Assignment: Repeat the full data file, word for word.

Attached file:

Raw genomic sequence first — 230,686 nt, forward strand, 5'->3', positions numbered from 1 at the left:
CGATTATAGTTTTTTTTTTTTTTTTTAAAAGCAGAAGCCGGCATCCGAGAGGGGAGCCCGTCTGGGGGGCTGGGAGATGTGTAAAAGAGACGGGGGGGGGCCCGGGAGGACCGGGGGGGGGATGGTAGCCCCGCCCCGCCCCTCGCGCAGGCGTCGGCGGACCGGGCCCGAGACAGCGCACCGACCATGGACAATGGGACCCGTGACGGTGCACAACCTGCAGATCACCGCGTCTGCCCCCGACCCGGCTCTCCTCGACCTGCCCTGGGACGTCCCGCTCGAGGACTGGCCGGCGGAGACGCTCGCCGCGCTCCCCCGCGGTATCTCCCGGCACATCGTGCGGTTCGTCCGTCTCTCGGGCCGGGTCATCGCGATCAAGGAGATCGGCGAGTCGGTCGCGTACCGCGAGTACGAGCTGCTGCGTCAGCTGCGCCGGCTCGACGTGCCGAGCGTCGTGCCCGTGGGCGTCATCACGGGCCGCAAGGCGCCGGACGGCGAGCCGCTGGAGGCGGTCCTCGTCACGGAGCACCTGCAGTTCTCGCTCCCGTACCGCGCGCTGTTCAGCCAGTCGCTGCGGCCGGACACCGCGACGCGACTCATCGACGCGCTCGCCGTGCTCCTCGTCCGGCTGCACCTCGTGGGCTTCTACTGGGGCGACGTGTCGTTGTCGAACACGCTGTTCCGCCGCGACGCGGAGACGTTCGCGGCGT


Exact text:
Raw genomic sequence first — 230,686 nt, forward strand, 5'->3', positions numbered from 1 at the left:
CGATTATAGTTTTTTTTTTTTTTTTTAAAAGCAGAAGCCGGCATCCGAGAGGGGAGCCCGTCTGGGGGGCTGGGAGATGTGTAAAAGAGACGGGGGGGGGCCCGGGAGGACCGGGGGGGGGATGGTAGCCCCGCCCCGCCCCTCGCGCAGGCGTCGGCGGACCGGGCCCGAGACAGCGCACCGACCATGGACAATGGGACCCGTGACGGTGCACAACCTGCAGATCACCGCGTCTGCCCCCGACCCGGCTCTCCTCGACCTGCCCTGGGACGTCCCGCTCGAGGACTGGCCGGCGGAGACGCTCGCCGCGCTCCCCCGCGGTATCTCCCGGCACATCGTGCGGTTCGTCCGTCTCTCGGGCCGGGTCATCGCGATCAAGGAGATCGGCGAGTCGGTCGCGTACCGCGAGTACGAGCTGCTGCGTCAGCTGCGCCGGCTCGACGTGCCGAGCGTCGTGCCCGTGGGCGTCATCACGGGCCGCAAGGCGCCGGACGGCGAGCCGCTGGAGGCGGTCCTCGTCACGGAGCACCTGCAGTTCTCGCTCCCGTACCGCGCGCTGTTCAGCCAGTCGCTGCGGCCGGACACCGCGACGCGACTCATCGACGCGCTCGCCGTGCTCCTCGTCCGGCTGCACCTCGTGGGCTTCTACTGGGGCGACGTGTCGTTGTCGAACACGCTGTTCCGCCGCGACGCGGAGACGTTCGCGGCGT